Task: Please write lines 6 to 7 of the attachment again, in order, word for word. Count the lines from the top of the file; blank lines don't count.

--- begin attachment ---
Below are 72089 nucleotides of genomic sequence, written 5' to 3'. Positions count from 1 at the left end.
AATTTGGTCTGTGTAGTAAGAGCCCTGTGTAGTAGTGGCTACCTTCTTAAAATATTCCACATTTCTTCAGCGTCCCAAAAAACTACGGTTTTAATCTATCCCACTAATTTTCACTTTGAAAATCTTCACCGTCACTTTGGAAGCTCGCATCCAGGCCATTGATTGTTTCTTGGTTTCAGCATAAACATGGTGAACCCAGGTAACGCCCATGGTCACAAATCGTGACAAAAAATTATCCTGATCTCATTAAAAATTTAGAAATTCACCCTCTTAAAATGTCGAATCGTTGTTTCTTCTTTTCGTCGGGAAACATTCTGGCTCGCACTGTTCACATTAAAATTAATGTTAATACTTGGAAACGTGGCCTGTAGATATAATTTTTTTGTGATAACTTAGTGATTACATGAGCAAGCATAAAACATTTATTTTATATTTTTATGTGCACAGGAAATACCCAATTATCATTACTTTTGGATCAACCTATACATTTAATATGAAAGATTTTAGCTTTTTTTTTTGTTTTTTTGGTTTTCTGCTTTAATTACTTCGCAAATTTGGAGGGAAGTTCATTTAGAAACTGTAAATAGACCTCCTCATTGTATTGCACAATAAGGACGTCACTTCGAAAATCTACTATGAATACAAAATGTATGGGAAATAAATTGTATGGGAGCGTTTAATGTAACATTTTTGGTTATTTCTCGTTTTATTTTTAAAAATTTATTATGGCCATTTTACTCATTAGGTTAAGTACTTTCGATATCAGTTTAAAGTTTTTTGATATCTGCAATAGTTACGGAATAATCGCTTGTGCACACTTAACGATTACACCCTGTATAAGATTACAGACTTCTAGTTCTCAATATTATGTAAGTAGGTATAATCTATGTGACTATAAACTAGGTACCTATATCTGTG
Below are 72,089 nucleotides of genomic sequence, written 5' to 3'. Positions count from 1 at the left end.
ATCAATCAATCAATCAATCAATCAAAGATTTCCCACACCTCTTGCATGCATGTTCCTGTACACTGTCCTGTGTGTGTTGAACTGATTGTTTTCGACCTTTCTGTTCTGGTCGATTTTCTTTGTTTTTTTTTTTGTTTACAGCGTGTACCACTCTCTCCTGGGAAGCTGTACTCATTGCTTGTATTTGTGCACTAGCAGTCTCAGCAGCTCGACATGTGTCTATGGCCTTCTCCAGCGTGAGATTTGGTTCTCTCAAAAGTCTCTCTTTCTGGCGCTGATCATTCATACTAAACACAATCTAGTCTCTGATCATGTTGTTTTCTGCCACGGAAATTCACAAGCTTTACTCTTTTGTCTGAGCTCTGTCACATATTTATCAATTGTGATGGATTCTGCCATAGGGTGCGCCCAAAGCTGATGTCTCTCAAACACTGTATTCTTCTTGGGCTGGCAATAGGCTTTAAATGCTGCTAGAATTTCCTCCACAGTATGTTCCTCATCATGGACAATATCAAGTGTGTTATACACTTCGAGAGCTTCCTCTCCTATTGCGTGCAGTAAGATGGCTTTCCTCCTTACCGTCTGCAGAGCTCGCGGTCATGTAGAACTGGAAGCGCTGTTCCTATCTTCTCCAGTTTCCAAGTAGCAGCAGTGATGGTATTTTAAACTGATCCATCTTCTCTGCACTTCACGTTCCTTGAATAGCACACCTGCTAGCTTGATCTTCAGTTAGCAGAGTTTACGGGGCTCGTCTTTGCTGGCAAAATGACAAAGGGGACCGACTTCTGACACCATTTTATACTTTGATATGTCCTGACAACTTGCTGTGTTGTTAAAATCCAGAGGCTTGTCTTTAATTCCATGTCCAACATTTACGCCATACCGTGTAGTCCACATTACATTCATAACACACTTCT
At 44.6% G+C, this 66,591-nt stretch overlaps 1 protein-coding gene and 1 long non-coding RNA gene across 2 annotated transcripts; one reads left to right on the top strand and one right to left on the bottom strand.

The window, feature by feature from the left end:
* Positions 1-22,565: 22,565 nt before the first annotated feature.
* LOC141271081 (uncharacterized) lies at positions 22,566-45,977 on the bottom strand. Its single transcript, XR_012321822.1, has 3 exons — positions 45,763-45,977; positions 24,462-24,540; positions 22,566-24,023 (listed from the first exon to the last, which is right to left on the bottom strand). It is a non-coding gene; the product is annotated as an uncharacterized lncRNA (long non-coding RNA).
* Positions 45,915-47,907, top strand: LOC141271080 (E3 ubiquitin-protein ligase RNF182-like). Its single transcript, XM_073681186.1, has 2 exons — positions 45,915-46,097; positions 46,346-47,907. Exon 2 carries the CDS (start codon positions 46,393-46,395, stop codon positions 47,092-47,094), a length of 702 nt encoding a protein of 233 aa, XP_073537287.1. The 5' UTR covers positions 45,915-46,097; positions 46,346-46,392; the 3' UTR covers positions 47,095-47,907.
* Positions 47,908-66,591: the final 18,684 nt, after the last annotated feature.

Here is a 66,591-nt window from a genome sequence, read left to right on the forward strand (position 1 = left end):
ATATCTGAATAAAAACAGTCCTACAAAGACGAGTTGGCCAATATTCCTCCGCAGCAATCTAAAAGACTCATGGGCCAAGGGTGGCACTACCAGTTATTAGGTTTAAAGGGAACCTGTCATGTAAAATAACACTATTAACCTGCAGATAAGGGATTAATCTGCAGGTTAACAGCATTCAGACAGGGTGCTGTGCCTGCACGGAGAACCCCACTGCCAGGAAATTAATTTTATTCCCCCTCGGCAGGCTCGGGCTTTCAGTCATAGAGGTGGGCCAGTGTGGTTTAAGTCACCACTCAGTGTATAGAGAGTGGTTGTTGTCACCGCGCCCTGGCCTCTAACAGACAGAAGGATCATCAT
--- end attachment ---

The window, feature by feature from the left end:
* Positions 1-22,565: 22,565 nt before the first annotated feature.